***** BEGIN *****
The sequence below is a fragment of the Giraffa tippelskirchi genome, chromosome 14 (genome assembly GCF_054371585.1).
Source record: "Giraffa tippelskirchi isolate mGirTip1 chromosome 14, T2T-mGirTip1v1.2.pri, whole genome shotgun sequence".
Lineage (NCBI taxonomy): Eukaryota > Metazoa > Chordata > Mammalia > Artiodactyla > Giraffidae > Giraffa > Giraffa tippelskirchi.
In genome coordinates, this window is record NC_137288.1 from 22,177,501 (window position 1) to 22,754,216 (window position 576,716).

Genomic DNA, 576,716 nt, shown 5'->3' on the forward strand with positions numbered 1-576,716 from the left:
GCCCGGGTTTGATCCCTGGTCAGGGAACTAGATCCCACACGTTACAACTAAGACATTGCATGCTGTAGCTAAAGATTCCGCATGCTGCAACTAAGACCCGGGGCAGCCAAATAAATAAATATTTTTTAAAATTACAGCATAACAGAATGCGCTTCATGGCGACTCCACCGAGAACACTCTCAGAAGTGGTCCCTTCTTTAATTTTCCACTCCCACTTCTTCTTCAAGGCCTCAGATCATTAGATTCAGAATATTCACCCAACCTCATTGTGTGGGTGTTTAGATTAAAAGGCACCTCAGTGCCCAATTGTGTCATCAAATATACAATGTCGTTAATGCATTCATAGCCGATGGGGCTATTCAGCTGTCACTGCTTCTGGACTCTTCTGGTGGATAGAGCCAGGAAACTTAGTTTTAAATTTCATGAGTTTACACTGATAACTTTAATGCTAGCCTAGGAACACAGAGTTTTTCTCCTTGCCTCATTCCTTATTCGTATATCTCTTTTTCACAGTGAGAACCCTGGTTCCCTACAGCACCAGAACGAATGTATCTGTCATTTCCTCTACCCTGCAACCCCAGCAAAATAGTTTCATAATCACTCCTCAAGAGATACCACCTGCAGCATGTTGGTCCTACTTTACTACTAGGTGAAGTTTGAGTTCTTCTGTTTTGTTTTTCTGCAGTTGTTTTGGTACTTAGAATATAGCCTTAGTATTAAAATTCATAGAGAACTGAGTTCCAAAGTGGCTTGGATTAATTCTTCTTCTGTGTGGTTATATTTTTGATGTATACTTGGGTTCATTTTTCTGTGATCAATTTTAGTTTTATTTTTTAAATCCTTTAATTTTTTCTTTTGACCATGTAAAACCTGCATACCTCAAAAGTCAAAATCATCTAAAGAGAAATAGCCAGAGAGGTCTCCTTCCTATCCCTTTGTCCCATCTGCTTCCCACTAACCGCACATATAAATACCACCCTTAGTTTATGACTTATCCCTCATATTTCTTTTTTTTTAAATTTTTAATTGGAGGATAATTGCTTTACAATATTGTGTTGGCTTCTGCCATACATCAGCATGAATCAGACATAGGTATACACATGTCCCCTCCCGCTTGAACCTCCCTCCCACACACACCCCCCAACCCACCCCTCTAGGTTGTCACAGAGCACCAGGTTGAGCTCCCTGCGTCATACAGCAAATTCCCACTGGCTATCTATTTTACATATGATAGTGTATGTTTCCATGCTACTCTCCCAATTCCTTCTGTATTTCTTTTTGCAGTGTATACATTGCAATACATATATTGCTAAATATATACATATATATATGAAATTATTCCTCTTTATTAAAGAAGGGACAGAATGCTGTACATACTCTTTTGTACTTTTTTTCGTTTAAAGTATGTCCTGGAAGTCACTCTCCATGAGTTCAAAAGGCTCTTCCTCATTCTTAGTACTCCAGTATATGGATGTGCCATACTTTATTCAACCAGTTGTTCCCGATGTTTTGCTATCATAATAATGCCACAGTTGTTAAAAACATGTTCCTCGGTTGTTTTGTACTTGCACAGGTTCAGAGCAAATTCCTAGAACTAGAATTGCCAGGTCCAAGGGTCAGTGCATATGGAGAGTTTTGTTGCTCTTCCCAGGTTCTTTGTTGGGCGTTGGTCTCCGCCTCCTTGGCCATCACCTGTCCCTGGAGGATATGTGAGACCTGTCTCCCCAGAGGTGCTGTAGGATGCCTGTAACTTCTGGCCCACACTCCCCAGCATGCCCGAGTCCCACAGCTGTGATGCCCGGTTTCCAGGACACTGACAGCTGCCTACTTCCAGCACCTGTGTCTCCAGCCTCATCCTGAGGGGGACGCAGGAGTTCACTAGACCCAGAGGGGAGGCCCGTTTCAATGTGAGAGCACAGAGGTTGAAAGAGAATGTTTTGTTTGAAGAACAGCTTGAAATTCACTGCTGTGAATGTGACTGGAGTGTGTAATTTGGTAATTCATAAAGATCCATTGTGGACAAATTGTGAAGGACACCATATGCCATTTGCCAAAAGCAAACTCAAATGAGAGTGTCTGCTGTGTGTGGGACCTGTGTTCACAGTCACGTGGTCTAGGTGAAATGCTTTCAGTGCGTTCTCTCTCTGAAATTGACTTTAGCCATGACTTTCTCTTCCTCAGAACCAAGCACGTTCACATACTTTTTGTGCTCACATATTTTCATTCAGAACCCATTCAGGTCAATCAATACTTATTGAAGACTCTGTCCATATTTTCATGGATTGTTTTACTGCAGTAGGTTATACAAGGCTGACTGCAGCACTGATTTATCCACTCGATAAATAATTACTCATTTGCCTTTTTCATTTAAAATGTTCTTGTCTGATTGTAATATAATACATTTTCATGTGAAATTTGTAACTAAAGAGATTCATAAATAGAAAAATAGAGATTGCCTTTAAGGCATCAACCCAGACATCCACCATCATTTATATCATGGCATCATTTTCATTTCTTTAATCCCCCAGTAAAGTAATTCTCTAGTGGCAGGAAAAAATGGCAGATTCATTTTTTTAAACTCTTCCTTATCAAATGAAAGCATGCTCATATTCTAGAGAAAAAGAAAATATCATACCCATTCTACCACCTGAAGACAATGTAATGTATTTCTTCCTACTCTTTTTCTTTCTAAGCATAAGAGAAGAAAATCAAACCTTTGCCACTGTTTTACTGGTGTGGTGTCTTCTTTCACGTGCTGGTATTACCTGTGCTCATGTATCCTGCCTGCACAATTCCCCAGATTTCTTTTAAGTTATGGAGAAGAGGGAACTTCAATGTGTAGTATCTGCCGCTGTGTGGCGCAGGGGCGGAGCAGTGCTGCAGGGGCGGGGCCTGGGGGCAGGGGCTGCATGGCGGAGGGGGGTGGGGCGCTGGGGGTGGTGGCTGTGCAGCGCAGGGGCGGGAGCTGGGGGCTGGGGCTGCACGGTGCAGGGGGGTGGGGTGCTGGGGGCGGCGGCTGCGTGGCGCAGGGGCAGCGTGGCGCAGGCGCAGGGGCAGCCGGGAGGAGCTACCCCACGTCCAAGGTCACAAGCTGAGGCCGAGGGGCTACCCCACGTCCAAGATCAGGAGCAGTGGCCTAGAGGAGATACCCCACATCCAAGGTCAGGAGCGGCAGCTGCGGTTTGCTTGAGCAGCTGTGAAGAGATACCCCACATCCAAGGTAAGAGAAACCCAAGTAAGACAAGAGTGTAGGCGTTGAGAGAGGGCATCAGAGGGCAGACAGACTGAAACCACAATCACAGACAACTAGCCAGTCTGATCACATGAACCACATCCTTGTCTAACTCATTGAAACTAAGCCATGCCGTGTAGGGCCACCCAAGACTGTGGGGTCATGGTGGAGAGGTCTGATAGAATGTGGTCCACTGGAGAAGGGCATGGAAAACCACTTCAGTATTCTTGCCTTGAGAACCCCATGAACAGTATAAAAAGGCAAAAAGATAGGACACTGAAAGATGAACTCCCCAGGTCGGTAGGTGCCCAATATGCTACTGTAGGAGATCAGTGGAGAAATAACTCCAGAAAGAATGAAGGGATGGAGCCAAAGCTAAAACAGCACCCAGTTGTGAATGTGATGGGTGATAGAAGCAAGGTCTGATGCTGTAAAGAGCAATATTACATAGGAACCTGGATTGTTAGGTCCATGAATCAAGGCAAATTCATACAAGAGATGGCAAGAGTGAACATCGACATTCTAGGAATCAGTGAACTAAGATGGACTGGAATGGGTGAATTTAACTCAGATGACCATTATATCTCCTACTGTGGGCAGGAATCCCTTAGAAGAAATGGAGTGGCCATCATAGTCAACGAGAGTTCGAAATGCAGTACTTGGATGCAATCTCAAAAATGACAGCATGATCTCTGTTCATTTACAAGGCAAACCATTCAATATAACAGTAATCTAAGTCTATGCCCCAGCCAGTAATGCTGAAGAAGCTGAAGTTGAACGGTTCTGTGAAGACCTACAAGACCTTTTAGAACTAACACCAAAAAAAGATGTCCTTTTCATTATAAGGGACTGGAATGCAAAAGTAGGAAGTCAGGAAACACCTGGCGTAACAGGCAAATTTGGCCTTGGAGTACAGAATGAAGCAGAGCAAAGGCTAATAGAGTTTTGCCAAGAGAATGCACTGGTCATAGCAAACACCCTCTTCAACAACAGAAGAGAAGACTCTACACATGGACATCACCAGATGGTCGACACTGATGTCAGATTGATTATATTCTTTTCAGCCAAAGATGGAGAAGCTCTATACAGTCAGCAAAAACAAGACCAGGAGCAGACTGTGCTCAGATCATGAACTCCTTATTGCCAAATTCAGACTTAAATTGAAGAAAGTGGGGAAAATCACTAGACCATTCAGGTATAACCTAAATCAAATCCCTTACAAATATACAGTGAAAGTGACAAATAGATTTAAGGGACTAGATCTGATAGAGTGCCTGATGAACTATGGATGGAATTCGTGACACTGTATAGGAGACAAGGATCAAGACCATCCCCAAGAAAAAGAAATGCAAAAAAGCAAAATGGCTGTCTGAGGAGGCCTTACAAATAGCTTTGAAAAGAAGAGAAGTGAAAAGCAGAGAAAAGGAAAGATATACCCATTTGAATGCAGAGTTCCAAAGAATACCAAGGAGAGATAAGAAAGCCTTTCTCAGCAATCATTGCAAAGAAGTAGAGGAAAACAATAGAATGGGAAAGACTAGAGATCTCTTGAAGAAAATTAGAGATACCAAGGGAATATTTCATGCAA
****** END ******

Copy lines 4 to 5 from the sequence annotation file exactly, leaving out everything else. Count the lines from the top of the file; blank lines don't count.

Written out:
In genome coordinates, this window is record NC_137288.1 from 22,177,501 (window position 1) to 22,754,216 (window position 576,716).

Genomic DNA, 576,716 nt, shown 5'->3' on the forward strand with positions numbered 1-576,716 from the left: